Learning to lose
by Neil Perkins
‘If you carry on you won’t end up getting hurt, you’ll be permanently damaged’
I still hear the words of my old trainer Paul Gough ringing through my ears. It was after what turned out to be my last competitive sparring session with a seasoned pro. The blood flooding out of my broken nose masked the hole on my chin that an uppercut had caused by pushing my teeth through my lip. This enabled me to spar a further two rounds, although I was aware what had happened I didn’t inform my trainer in the hope I could rectify my disastrous start to the spar. The hole required six stitches and caused some very awkward meetings when describing how the wound had occurred, especially when you are looking to promote boxing as a safe sport.
I had daddy issues, step dad issues and some other issues. Like many angry young men when I found my way into a boxing gym, I found somewhere to channel my energy. My formative years made me experience frustration, rage and anger that still flows through me to this day. Some people find god, I found boxing.
In my newfound church, like with any religious sect there is always a leader – that is what Paul Gough was to me. He taught, nurtured and developed my talents – not only making me a better boxer, but a better person.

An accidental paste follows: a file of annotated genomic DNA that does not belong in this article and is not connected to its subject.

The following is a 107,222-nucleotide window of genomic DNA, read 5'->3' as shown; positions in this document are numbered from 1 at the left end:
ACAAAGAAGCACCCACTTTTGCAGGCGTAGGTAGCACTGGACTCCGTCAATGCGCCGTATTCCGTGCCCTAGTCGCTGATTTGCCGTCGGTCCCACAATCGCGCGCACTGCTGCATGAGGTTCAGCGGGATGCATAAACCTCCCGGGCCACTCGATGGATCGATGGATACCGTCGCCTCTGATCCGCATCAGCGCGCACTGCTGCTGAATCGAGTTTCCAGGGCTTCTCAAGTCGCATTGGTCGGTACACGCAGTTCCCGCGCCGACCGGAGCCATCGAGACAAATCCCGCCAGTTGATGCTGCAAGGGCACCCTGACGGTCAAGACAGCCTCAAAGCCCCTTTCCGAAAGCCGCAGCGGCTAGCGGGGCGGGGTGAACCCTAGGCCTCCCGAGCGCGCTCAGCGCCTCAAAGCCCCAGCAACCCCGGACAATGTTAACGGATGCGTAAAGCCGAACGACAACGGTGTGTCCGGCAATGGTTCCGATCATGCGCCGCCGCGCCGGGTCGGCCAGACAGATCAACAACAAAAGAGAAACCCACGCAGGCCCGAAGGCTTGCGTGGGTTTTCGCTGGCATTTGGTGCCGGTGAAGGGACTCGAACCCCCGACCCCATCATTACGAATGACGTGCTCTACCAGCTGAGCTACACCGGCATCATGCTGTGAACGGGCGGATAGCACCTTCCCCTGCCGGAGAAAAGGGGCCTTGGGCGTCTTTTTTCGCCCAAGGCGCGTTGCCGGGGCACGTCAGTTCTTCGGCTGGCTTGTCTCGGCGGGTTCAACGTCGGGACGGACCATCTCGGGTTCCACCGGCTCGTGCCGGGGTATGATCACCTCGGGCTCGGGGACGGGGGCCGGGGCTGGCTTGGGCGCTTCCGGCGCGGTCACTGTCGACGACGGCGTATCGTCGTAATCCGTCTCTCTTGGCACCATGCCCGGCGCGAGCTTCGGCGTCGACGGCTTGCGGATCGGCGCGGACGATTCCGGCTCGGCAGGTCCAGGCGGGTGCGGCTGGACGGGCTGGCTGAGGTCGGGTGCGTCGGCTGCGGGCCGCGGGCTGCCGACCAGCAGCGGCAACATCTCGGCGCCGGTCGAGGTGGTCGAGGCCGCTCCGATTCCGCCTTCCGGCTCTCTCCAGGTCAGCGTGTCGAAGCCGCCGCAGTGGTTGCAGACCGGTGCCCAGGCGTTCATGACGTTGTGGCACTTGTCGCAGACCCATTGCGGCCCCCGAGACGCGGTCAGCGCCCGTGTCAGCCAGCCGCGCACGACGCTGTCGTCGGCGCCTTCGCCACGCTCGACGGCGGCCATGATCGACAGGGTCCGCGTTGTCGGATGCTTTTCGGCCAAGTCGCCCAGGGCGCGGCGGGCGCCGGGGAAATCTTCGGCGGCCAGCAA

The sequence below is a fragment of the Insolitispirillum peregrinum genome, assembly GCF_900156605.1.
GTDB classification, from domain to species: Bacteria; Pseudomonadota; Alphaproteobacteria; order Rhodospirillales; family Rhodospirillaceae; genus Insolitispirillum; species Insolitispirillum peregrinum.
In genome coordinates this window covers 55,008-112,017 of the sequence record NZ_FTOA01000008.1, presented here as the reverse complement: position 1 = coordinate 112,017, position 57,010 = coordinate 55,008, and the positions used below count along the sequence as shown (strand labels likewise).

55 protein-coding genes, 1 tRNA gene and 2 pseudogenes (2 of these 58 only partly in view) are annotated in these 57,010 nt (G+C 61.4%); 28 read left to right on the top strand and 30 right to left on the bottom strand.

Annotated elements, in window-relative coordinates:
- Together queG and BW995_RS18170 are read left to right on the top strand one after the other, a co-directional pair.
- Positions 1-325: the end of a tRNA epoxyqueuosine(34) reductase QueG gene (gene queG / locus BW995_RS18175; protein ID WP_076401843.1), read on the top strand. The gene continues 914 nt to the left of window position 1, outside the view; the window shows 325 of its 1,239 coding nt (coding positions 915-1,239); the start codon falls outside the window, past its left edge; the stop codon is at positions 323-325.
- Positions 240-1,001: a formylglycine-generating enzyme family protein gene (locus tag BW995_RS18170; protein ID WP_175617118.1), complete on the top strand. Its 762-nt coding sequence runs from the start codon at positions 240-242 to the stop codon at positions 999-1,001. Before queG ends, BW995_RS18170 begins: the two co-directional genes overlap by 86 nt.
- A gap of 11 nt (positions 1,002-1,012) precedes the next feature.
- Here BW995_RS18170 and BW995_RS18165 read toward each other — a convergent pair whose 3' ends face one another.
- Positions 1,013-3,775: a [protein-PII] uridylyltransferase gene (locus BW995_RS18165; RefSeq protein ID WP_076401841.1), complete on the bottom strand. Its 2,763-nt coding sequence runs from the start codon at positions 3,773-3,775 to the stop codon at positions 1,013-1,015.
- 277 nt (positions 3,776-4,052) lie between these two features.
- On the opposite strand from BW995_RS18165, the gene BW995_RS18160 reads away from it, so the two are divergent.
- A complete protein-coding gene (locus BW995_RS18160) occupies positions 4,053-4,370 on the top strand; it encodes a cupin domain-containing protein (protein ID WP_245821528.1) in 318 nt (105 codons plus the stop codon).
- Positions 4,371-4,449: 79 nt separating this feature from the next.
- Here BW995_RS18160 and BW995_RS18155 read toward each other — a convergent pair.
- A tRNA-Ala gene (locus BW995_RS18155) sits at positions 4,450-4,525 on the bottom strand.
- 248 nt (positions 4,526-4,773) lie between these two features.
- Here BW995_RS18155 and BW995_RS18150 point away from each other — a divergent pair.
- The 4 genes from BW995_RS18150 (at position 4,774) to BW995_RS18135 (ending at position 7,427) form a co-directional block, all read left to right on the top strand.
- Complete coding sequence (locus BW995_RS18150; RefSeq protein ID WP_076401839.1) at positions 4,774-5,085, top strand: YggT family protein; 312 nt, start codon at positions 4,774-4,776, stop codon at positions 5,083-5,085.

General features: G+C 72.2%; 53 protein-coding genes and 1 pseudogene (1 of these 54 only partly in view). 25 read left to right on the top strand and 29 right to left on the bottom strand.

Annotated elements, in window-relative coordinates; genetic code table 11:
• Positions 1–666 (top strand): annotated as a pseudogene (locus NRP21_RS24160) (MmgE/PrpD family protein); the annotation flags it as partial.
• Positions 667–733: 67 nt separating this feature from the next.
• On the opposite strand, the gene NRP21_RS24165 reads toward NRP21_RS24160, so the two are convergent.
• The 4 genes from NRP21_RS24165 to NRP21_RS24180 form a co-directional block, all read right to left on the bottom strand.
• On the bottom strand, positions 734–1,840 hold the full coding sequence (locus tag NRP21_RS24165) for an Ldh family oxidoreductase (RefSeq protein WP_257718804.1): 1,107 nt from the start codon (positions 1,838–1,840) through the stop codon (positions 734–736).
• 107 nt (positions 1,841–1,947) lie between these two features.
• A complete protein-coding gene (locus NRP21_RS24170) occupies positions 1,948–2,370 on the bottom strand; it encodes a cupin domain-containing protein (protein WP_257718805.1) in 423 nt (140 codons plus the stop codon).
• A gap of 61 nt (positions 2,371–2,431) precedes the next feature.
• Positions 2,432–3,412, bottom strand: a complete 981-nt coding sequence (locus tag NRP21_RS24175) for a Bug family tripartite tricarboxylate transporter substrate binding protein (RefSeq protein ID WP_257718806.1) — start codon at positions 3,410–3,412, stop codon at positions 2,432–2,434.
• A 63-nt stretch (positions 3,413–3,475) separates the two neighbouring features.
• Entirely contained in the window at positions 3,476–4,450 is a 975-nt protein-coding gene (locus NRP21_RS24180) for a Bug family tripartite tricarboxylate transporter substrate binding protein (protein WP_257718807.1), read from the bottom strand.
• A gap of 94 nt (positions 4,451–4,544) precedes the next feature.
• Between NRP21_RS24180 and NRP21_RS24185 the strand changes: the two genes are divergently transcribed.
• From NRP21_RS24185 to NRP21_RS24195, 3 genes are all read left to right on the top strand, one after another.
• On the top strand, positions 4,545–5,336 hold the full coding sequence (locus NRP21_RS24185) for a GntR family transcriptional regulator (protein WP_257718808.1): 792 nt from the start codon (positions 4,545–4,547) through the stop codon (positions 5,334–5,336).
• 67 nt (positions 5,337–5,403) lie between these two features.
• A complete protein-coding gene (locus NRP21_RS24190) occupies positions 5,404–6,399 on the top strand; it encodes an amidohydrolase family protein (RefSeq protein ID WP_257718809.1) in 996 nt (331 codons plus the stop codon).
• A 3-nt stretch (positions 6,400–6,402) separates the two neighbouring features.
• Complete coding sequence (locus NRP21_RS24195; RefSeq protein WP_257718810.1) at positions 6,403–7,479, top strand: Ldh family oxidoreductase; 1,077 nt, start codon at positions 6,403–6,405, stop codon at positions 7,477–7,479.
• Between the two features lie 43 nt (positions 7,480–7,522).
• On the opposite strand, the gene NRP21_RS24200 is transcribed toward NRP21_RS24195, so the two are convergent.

The journey I had gone on to this point was remarkable in itself, somewhat of transformation from the boy who wouldn’t go on school trips because he didn’t like been away from home or who wouldn’t have his TB jab because he didn’t like needles – somewhat of an issue as a doctor has you laid back on a chair whilst stitching your face back together. If you were to ask friends from school is I would ever box, they would be surprised at the outcome – 21 amateur fights, 18 wins, 1 international call up (which I never took), 2 midlands titles and a national finalist. Considering I had two shoulder surgeries that kept me out for a combined 18 months my amateur career wasn’t too bad? I couldn’t deadlift 200kg, I wasn’t explosive, athletic or had natural movement – my asset was my determination – I think Paul Gough did a pretty good job? The pro journey although short lived was memorable, in hindsight I was in the wrong weight division, but I enjoyed my short career. Chief sparring partner for Big John Mcdermott for his fight with Tyson Fury – a fight most of the boxing world thought he won was an insightful 68 rounds where I earnt every penny. The ‘angry’ Cuban Mike ‘the rebel’ Perez who held 5 world junior amateur titles and accrued an impressive 358 wins out of 372 contests was keen to show the members and staff of Fighting Fit City Gym that he could knock me out in a 6-round spar. He unloaded that many shots on me in the first five of scheduled six rounds that he was knackered, and I started to push him back and won the last round. Mike called me the hardest man he’d ever sparred, a compliment I’ll take to the grave. I had the pleasure of meeting a gentleman and a miss understood character who I share a trait of not learning when to shut my mouth – Big Tyson Fury, a man who to this day still makes a beeline for me and shakes my hand and offers to buy me a drink at every boxing event I have seen him at since, he also tries starting a fight with security as he’s telling them I’m coming to sit ringside with him! And then there was the plethora of top class sparring partners I met whilst sparing with David Haye preparing him for his world title win against Nikoli Valuev – that is a book in itself.